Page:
African American Women : An Examination Of Female Slavery

1204 Words Mar 16th, 2016 5 Pages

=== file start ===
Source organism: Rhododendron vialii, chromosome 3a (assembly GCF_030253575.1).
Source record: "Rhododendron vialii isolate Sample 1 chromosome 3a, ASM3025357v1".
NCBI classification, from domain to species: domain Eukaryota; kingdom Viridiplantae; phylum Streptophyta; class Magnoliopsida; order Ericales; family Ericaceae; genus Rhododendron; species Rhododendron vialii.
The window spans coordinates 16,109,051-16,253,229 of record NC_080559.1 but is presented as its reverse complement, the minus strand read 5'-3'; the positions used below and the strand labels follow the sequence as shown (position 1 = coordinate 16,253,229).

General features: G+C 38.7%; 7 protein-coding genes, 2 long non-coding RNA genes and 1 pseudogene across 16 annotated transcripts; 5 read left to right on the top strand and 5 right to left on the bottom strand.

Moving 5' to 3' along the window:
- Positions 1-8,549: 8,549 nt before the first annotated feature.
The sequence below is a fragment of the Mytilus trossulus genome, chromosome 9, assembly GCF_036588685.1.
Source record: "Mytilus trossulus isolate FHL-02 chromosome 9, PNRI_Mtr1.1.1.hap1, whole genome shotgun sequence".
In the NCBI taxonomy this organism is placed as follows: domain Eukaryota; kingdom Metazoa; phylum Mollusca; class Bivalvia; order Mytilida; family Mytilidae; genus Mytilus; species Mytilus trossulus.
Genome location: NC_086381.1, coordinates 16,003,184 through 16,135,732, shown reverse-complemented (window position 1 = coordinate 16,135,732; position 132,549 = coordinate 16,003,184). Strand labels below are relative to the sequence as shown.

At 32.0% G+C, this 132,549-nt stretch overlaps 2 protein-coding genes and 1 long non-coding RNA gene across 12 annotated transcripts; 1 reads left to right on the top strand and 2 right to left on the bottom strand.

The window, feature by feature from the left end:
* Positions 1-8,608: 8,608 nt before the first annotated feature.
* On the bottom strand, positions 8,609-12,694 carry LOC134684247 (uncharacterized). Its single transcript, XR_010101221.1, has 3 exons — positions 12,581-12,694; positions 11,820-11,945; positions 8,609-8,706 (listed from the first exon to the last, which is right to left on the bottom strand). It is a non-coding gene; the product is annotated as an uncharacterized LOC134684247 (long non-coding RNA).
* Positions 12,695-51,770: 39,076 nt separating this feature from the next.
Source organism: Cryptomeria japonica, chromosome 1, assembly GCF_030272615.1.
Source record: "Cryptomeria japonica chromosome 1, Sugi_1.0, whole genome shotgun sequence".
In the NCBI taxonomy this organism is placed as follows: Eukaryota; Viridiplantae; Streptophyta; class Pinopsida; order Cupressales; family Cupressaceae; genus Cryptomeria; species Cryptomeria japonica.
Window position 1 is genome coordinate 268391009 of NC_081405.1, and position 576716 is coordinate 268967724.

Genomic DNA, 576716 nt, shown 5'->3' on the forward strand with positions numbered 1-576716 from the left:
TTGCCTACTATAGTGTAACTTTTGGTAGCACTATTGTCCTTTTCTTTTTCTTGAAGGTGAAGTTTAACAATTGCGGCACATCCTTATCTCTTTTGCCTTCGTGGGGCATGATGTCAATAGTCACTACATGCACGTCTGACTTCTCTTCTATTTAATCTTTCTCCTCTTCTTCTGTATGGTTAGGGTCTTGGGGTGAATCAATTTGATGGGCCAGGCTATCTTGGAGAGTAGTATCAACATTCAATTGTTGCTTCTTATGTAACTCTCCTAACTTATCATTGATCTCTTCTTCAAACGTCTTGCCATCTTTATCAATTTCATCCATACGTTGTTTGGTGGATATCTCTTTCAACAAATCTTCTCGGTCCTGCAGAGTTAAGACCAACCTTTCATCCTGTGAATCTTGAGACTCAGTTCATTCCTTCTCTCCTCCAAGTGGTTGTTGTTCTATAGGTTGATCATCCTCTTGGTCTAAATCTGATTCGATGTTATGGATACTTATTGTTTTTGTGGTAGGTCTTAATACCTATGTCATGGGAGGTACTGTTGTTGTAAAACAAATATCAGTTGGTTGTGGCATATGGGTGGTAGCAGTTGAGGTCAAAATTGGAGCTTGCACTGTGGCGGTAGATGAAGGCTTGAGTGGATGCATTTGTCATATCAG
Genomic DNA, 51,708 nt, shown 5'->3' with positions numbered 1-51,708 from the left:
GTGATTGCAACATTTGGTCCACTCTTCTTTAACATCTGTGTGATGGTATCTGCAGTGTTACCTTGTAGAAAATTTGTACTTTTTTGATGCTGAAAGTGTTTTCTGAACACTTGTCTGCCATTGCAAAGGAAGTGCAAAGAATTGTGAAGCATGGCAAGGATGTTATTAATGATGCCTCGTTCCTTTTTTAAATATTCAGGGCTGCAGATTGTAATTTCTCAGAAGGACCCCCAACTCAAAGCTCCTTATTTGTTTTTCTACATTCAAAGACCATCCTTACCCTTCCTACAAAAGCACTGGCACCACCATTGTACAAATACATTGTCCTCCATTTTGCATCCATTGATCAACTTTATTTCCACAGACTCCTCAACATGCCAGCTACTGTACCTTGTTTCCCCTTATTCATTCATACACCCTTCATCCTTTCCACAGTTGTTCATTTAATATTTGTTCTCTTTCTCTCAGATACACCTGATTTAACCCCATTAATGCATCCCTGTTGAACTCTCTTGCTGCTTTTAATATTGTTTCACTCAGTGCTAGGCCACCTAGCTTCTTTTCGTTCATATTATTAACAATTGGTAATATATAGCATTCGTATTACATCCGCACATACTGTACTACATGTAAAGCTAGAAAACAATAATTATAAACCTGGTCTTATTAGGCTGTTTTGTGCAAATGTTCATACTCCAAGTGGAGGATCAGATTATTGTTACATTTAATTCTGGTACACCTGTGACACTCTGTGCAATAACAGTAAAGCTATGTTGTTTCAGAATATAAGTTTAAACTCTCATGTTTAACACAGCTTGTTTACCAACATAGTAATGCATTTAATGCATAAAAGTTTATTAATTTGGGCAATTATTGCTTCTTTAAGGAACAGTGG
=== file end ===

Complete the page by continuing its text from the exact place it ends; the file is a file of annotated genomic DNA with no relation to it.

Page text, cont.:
African-American women have been neglected historical recognition during the primitive and the final stages of North American slavery. Historians like Stanley Elkins, John Blassingame, Robert Fogel, Stanley Engerman, Eugene Genovese, and Herbert Gutman have had a profound influence on research that uncovers the experiences of slaves in the antebellum South. Yet, these historians have only done so through the centered analysis of enslaved black men – this review will focus on two stereotypes and solidarity of women. Ar’n’t I A Woman? Female Slaves in the Plantation South by Deborah Gray White provides an examination of female slavery, in which, she analyzes the situation of the most vulnerable group of antebellum Americans: the uniqueness of African-American female crossroads that exercise two of the most well developed ideologies in America, that regarding women and that regarding the Negro (White, 26). The author places the context of such analysis in the speech “Ar’n’t I a Woman?” from former slave Sojourner Truth. In doing so, White hopes to reveal historical contributions by African-American women during slavery. Additionally, White strives to surface illustrations of unique struggles enslaved women encountered to evince the historic racism and sexism that structured womanhood in order to answer a confident and assertive “yes” to the persistent question: “Ar’n’t I a woman?” (White, 190) – White strives to prove her thesis, which states that an overdue examination of…
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